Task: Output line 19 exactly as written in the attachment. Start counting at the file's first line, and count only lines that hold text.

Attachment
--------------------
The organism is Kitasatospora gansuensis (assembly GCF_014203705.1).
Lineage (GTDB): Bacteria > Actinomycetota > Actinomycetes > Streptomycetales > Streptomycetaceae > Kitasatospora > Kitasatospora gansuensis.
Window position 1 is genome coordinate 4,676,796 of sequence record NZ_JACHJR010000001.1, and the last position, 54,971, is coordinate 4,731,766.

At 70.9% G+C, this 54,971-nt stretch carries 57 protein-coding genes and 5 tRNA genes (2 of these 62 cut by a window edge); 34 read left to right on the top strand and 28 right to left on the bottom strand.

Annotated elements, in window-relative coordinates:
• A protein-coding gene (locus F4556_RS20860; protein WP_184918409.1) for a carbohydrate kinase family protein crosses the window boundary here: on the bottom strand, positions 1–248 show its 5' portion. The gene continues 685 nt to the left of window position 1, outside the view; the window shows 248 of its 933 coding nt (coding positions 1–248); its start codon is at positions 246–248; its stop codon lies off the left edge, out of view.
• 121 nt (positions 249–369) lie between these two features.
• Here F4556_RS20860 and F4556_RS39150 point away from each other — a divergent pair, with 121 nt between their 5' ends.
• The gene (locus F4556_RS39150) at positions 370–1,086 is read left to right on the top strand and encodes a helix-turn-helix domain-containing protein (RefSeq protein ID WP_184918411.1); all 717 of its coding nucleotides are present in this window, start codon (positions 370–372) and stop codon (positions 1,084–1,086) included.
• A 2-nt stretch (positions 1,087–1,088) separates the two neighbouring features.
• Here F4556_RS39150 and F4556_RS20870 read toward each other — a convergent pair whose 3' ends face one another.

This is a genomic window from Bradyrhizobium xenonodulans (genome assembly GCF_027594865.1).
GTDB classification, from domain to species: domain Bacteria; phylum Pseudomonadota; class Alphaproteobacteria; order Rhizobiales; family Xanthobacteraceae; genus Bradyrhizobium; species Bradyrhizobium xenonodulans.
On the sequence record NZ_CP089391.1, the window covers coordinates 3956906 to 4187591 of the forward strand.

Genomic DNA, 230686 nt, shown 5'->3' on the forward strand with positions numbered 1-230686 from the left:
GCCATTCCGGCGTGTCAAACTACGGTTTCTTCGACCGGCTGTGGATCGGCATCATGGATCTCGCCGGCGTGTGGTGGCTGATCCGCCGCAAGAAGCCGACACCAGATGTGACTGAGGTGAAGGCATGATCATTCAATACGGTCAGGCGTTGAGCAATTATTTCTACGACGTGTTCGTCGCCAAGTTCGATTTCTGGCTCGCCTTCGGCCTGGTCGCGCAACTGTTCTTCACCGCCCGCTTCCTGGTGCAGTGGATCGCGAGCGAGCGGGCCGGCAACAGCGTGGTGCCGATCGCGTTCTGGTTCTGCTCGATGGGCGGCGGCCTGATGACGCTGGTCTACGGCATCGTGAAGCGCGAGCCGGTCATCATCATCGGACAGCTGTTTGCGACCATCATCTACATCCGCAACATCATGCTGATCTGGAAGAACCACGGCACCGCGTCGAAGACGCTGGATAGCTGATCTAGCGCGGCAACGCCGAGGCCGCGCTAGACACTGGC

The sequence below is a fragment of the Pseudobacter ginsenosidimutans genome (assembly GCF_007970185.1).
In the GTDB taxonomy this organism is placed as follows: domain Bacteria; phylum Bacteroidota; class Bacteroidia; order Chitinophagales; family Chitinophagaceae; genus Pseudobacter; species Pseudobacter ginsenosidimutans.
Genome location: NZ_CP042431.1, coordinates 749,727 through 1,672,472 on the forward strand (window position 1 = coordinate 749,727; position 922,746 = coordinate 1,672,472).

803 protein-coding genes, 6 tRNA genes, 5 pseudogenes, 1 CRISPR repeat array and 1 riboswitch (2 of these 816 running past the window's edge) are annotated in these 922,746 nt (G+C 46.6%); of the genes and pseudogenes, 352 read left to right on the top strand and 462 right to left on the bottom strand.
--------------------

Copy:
Genome location: NZ_CP042431.1, coordinates 749,727 through 1,672,472 on the forward strand (window position 1 = coordinate 749,727; position 922,746 = coordinate 1,672,472).